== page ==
Bárbara Wagner & Benjamin de Burca

Your collaborative work, which is mostly grounded on video, seems to have an almost anthropological approach to various cultural phenomena experienced by individuals or communities. Your latest videos have seen a growing interest in the role of dance and music within these places. Where did this interest come from?
Benjamin de Burca: Although we have different backgrounds, we share our identities as being informed by a colonial past. In 2013, we began to investigate how popular music and dance forms are, on one hand, synonymous of resistance to colonial suppression and, on the other, incorporated and commodified into the mainstream. Our first moving image work was made in La Réunion, a French department in the Indian Ocean with a population that descends from African slaves, Madagascan, Indian and Chinese indentured workers, as well as the Europeans in power, a perfect example of a créole culture. There we approached “Maloya,” a tradition strongly connected to the independence movements in that region that went from being considered illegal to being celebrated as a cultural product without an interim moment to requite the subject to be part of their shared colonial past.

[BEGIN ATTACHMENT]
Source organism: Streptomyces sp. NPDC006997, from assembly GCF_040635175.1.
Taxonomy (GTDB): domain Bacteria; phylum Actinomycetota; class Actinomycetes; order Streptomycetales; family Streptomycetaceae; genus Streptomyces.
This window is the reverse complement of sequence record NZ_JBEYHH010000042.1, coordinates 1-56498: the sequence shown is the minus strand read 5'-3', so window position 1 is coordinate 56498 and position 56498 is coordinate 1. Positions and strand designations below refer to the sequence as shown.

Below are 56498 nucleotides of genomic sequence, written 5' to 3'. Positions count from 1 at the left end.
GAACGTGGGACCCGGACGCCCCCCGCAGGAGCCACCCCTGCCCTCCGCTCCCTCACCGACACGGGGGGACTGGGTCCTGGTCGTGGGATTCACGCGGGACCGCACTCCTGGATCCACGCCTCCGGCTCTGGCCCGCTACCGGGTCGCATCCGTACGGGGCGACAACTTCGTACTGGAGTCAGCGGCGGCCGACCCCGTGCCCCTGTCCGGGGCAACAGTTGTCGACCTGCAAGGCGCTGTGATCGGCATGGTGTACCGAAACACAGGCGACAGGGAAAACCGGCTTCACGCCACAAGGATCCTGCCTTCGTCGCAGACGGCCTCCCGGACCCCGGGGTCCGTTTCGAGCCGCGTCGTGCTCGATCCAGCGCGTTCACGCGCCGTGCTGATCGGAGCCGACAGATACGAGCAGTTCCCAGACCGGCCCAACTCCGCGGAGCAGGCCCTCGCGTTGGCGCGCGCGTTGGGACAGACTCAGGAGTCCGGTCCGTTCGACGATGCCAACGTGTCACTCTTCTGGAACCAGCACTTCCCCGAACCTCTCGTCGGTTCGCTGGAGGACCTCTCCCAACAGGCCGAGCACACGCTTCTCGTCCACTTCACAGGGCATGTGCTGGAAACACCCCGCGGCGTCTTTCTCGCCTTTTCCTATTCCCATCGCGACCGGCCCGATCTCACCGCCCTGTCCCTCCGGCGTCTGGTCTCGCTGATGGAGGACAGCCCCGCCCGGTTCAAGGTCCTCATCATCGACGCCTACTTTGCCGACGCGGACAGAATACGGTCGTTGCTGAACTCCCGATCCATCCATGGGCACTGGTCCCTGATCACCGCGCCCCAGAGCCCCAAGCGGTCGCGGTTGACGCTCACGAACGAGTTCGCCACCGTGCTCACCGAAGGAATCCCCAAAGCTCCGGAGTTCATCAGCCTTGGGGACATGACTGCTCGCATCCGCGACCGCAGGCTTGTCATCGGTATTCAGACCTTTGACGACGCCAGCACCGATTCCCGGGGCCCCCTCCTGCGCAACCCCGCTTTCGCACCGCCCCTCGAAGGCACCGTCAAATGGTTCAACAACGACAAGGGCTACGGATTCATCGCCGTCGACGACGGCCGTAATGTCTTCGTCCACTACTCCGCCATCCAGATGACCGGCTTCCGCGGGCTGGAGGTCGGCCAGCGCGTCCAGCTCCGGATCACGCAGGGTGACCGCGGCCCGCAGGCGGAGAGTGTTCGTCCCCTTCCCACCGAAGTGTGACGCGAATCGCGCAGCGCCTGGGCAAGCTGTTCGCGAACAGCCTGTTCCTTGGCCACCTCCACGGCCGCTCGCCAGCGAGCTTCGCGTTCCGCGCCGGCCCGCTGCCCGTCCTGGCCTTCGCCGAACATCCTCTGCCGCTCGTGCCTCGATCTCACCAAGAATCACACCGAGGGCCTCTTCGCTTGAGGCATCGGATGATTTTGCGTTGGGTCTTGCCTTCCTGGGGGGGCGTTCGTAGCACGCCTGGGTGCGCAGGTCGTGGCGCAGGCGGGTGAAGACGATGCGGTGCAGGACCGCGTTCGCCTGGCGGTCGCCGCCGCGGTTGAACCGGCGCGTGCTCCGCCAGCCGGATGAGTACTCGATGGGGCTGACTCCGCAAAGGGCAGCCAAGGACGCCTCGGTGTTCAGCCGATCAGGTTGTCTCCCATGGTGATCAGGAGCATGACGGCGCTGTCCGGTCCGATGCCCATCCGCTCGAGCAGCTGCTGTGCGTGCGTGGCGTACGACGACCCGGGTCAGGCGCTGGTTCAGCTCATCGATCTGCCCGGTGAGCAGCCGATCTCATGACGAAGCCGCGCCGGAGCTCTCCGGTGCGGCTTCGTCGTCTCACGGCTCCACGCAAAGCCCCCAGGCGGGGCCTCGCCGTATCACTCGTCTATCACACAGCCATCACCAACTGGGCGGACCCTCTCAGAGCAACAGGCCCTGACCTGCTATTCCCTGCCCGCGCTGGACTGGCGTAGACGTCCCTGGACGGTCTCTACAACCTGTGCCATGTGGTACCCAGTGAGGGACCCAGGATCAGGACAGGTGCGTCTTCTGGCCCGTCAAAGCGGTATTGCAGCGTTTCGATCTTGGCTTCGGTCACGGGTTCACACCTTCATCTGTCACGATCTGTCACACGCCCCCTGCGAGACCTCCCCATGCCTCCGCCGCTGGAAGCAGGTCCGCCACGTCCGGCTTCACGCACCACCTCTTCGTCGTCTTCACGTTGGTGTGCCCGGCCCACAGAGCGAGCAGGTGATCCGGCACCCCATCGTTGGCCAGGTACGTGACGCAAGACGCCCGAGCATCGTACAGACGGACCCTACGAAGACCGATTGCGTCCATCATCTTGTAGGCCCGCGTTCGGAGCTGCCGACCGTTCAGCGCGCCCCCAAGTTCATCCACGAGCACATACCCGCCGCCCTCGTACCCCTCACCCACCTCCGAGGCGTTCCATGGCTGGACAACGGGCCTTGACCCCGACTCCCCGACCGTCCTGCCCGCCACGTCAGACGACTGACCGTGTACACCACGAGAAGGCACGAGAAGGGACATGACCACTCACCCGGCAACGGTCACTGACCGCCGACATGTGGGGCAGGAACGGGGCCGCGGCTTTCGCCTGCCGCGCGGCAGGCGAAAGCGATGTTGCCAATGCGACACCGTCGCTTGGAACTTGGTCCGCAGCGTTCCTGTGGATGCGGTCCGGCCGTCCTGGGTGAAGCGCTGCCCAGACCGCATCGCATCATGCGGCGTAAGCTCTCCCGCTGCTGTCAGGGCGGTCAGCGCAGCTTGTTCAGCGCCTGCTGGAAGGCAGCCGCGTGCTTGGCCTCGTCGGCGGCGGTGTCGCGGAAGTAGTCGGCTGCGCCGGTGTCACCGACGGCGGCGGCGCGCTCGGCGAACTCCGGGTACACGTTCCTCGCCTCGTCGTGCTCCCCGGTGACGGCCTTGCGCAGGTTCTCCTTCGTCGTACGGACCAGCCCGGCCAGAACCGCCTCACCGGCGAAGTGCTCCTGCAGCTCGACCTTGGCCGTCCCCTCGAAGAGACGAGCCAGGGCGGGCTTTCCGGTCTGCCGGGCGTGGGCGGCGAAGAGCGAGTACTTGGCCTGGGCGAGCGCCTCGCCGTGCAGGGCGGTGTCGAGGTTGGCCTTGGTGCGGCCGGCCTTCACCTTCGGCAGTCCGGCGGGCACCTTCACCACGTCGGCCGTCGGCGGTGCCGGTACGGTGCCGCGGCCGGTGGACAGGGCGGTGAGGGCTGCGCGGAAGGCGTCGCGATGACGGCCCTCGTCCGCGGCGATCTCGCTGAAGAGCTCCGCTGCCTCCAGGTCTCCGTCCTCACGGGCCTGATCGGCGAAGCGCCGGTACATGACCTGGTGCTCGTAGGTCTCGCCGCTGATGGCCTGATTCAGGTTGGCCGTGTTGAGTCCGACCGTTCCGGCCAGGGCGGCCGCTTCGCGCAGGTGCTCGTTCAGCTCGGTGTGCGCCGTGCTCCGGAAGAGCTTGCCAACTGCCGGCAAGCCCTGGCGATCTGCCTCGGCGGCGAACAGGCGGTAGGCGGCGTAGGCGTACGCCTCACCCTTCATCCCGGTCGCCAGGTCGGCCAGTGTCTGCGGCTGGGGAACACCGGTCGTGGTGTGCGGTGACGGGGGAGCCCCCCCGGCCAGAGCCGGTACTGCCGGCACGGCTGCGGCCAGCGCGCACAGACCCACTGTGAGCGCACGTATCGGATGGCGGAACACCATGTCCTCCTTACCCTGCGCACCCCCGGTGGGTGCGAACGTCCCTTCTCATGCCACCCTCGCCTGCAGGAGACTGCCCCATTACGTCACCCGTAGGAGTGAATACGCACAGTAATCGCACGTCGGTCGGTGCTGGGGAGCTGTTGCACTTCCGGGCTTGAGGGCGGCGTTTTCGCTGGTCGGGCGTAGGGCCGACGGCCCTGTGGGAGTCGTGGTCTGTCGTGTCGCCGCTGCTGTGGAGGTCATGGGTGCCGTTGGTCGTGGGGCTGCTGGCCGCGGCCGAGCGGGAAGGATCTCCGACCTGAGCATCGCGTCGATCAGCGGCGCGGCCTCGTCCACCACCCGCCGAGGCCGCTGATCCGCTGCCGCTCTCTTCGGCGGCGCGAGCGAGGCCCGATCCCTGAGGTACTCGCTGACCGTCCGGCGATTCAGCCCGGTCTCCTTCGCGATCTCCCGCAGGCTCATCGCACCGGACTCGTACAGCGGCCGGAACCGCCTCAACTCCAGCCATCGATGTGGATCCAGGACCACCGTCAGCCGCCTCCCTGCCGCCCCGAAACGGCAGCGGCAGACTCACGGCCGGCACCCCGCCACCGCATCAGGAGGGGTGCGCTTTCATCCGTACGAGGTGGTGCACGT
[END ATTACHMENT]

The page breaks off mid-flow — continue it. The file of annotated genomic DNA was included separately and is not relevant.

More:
Bárbara Wagner: Most of the young dancers we encountered in La Réunion were very acquainted with both Maloya and global rhythms (dancehall, zouk, coupé-décalé, hip-hop, electro etc), which led us to question how young generations of créole culture would experience, in their bodies, transiting along those specific forms of knowledge. This work preceded the one we made together with dancers of Frevo in Recife, where a similar phenomenon happens since that traditional carnivalesque dance became a patrimony of Unesco. In a certain way, by making films that address music, what we want to bring to discussion is how culture is implicated with economy, how “resistance” is constantly reshaped by media and how taste and desire are binded with class, origin, and power.